It’s spending time with people, learning about a different history and culture. Spending time with people and forging friendships that not even the 3000 miles between us can weaken. That is the most valuable thing I took away from my time in China. While memories of the many ruined temples or cities I passed through on my trip will inevitably be forgotten. The friendships I have established with people in China will not waver. I am grateful for the opportunity that I had to study for such a long period of time in such an amazing country of new foods, customs, places, and history. But it will be the people I miss the most.

I look forward to continuing to improve my Chinese (I am currently addicted to a Chinese television show so that will be no problem) and discovering more opportunities to return to this country that I have learned to love and appreciate and already miss so much.


假期 vacation

This past week I have been living the Beijing life at a much more relaxed pace on my fall vacation. Most of my other classmates jumped on trains and plains in order to explore different areas of China. Because I didn’t feel like the bathroom conditions aboard sleeper trains, and have already spent a lot of time, energy, and money traveling around this China this summer, I decided to stay home in Beijing and see what amusing situations I could stumble into during an unrestrained week in the city.

Biggest thing I learned this week. Beijing gets COLD. Suddenly the beautiful afternoon sun with accompanying light breeze of fall transformed into frigid cold death temperature. Going outside was not an option many a time this week and I was forced to order from the overexpensive Korean restaurant downstairs. Also, they have not turned the heat on yet so I have been wearing multiple layers to bed. No fun! Luckily towards the end of the week the grip of frost and death relented and the beautiful fall weather returned.

I decided,  because I was going to have so much time on my hands, I should perhaps find some part-time work that could be both mentally stimulating and economically beneficial at the same time. I asked one of the teacher in the program and she put me in touch with a friend over at a company that specializes in teaching students Chinese in preparation for their eventually study in a foreign country. I spent a lot of time over the last week riding the subway back and forth to the company’s office in order to do a series of interviews and sample classes. So while I wasn’t able to start teaching this past week, I am set to begin teaching Oral English and SAT prep classes next week which should help keep me busy and cut down on time-wasting TV habits that have slowly developed lately. The pay is really good too, better than the pay at any jobs I have worked in America. Pure excitement this opportunity is.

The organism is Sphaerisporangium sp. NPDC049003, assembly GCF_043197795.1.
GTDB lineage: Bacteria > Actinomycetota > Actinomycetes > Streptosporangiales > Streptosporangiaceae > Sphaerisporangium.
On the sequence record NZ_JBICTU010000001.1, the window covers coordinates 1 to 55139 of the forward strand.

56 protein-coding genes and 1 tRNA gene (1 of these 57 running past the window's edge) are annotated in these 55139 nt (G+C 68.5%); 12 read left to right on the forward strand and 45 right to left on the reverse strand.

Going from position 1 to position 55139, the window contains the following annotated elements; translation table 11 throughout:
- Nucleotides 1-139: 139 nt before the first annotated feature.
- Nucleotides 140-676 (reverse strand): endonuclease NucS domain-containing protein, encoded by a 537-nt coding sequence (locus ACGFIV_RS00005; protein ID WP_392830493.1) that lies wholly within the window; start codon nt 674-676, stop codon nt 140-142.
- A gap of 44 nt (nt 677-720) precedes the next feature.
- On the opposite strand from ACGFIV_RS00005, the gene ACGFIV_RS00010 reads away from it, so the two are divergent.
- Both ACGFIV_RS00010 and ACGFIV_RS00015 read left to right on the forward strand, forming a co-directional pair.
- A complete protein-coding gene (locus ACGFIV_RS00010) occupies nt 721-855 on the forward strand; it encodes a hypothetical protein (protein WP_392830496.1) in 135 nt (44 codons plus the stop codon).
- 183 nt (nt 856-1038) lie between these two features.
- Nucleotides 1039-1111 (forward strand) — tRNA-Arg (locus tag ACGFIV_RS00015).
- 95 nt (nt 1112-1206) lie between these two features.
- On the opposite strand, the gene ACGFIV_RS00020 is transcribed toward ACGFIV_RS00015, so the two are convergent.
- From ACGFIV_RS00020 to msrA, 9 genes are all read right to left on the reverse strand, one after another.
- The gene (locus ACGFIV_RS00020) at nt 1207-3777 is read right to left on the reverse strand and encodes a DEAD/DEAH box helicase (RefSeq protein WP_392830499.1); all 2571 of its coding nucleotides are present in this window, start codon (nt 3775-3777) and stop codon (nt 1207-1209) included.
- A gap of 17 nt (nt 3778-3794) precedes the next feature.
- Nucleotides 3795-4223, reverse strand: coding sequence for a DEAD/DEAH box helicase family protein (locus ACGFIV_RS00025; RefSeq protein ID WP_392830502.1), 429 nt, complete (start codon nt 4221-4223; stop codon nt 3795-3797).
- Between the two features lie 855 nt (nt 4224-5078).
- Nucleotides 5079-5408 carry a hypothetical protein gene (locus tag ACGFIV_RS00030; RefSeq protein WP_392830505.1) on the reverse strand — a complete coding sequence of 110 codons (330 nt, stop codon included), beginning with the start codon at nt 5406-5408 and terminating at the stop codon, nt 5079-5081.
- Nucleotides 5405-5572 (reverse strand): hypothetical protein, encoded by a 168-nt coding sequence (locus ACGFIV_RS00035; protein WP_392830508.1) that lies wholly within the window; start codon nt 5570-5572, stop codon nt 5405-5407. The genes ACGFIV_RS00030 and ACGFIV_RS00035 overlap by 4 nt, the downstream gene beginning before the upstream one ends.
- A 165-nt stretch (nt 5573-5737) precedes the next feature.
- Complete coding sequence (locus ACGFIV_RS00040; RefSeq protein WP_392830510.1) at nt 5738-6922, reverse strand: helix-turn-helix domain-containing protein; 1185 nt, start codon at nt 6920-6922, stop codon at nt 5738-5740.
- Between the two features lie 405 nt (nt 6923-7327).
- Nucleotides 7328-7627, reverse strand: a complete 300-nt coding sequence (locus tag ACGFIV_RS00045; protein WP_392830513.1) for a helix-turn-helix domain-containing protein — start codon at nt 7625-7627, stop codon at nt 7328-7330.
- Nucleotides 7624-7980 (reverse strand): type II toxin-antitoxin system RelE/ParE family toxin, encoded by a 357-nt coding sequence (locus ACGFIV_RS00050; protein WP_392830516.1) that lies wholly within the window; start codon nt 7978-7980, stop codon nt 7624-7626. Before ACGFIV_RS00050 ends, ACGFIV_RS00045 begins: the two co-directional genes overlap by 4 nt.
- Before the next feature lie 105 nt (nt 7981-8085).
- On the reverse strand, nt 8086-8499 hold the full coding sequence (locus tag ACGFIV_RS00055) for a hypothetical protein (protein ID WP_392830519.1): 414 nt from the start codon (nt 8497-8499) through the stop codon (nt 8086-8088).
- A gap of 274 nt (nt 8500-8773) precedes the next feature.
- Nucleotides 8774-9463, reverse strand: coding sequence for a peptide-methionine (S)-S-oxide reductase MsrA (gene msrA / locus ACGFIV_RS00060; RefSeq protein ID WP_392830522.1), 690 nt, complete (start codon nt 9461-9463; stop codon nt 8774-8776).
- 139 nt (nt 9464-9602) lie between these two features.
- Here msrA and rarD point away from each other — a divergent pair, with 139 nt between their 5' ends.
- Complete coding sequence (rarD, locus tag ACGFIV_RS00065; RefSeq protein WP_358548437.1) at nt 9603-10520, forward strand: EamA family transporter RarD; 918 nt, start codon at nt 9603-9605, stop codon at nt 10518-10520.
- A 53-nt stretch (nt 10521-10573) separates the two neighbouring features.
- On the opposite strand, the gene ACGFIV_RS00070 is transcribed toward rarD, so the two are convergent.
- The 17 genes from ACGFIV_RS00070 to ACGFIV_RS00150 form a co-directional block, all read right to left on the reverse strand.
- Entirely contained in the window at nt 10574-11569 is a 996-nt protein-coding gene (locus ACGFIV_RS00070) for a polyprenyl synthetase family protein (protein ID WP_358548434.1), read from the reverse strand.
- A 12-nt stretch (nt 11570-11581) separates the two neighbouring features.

While I wasn’t shuffling back and forth to the center of the city for these interviews I was spending a lot of quality time with my roommate. He has his own car which allows us to travel around the city faster and in much more comfortable conditions than the bus or subway provide. My roommate has friends that attend the National University for Performing Arts so we had the opportunity to watch the dress rehearsal of a traditional Beijing Opera for free (tickets are usually more than 50 dollars). The costumes and singing were fantastic the machine that displays the words and characters were broken. Therefore, it was excruciatingly difficult to hear the singing and understand the story. So while I appreciated the performance for the first hour, at the end of all three hours I was practically falling asleep because I had no idea what in the world was happening.